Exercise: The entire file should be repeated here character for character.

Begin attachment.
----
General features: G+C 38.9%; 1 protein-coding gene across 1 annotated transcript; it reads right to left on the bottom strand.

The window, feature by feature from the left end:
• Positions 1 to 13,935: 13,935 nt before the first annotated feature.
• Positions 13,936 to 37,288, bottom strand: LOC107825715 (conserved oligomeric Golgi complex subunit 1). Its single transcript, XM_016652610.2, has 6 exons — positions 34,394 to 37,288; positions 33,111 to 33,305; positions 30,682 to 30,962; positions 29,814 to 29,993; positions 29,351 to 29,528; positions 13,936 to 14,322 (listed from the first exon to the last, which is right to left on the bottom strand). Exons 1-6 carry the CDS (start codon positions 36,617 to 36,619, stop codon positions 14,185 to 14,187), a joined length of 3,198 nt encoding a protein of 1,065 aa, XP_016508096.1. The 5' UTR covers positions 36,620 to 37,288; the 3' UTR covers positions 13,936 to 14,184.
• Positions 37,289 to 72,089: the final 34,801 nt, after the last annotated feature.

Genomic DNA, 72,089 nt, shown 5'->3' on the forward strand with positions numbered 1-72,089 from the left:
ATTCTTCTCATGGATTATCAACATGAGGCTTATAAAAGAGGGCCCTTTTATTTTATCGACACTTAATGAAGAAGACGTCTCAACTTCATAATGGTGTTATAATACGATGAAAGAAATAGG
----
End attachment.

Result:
General features: G+C 38.9%; 1 protein-coding gene across 1 annotated transcript; it reads right to left on the bottom strand.

The window, feature by feature from the left end:
• Positions 1 to 13,935: 13,935 nt before the first annotated feature.
• Positions 13,936 to 37,288, bottom strand: LOC107825715 (conserved oligomeric Golgi complex subunit 1). Its single transcript, XM_016652610.2, has 6 exons — positions 34,394 to 37,288; positions 33,111 to 33,305; positions 30,682 to 30,962; positions 29,814 to 29,993; positions 29,351 to 29,528; positions 13,936 to 14,322 (listed from the first exon to the last, which is right to left on the bottom strand). Exons 1-6 carry the CDS (start codon positions 36,617 to 36,619, stop codon positions 14,185 to 14,187), a joined length of 3,198 nt encoding a protein of 1,065 aa, XP_016508096.1. The 5' UTR covers positions 36,620 to 37,288; the 3' UTR covers positions 13,936 to 14,184.
• Positions 37,289 to 72,089: the final 34,801 nt, after the last annotated feature.

Genomic DNA, 72,089 nt, shown 5'->3' on the forward strand with positions numbered 1-72,089 from the left:
ATTCTTCTCATGGATTATCAACATGAGGCTTATAAAAGAGGGCCCTTTTATTTTATCGACACTTAATGAAGAAGACGTCTCAACTTCATAATGGTGTTATAATACGATGAAAGAAATAGG